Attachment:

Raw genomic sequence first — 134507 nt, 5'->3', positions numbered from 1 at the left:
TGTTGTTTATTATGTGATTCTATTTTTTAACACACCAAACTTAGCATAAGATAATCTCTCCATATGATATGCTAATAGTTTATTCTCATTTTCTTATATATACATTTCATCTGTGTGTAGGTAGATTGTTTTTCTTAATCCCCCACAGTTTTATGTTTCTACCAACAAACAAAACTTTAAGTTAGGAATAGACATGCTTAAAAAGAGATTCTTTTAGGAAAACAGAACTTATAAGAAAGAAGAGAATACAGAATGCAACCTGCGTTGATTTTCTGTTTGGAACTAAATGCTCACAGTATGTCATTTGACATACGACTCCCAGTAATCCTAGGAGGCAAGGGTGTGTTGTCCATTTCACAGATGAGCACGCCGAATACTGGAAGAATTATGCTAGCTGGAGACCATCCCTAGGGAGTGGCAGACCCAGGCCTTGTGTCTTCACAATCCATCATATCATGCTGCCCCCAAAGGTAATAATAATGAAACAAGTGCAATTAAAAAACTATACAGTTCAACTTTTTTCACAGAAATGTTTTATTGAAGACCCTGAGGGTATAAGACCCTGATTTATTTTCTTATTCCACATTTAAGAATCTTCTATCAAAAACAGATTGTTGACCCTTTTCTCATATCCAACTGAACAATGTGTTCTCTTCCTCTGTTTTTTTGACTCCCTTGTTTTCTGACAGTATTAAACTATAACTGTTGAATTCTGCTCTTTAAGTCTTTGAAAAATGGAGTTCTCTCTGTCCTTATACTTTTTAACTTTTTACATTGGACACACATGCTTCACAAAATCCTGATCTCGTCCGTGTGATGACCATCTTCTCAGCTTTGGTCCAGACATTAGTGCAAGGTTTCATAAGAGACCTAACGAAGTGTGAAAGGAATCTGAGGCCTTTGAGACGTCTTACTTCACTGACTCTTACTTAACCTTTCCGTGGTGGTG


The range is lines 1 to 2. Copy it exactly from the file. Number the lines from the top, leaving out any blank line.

Raw genomic sequence first — 134507 nt, 5'->3', positions numbered from 1 at the left:
TGTTGTTTATTATGTGATTCTATTTTTTAACACACCAAACTTAGCATAAGATAATCTCTCCATATGATATGCTAATAGTTTATTCTCATTTTCTTATATATACATTTCATCTGTGTGTAGGTAGATTGTTTTTCTTAATCCCCCACAGTTTTATGTTTCTACCAACAAACAAAACTTTAAGTTAGGAATAGACATGCTTAAAAAGAGATTCTTTTAGGAAAACAGAACTTATAAGAAAGAAGAGAATACAGAATGCAACCTGCGTTGATTTTCTGTTTGGAACTAAATGCTCACAGTATGTCATTTGACATACGACTCCCAGTAATCCTAGGAGGCAAGGGTGTGTTGTCCATTTCACAGATGAGCACGCCGAATACTGGAAGAATTATGCTAGCTGGAGACCATCCCTAGGGAGTGGCAGACCCAGGCCTTGTGTCTTCACAATCCATCATATCATGCTGCCCCCAAAGGTAATAATAATGAAACAAGTGCAATTAAAAAACTATACAGTTCAACTTTTTTCACAGAAATGTTTTATTGAAGACCCTGAGGGTATAAGACCCTGATTTATTTTCTTATTCCACATTTAAGAATCTTCTATCAAAAACAGATTGTTGACCCTTTTCTCATATCCAACTGAACAATGTGTTCTCTTCCTCTGTTTTTTTGACTCCCTTGTTTTCTGACAGTATTAAACTATAACTGTTGAATTCTGCTCTTTAAGTCTTTGAAAAATGGAGTTCTCTCTGTCCTTATACTTTTTAACTTTTTACATTGGACACACATGCTTCACAAAATCCTGATCTCGTCCGTGTGATGACCATCTTCTCAGCTTTGGTCCAGACATTAGTGCAAGGTTTCATAAGAGACCTAACGAAGTGTGAAAGGAATCTGAGGCCTTTGAGACGTCTTACTTCACTGACTCTTACTTAACCTTTCCGTGGTGGTG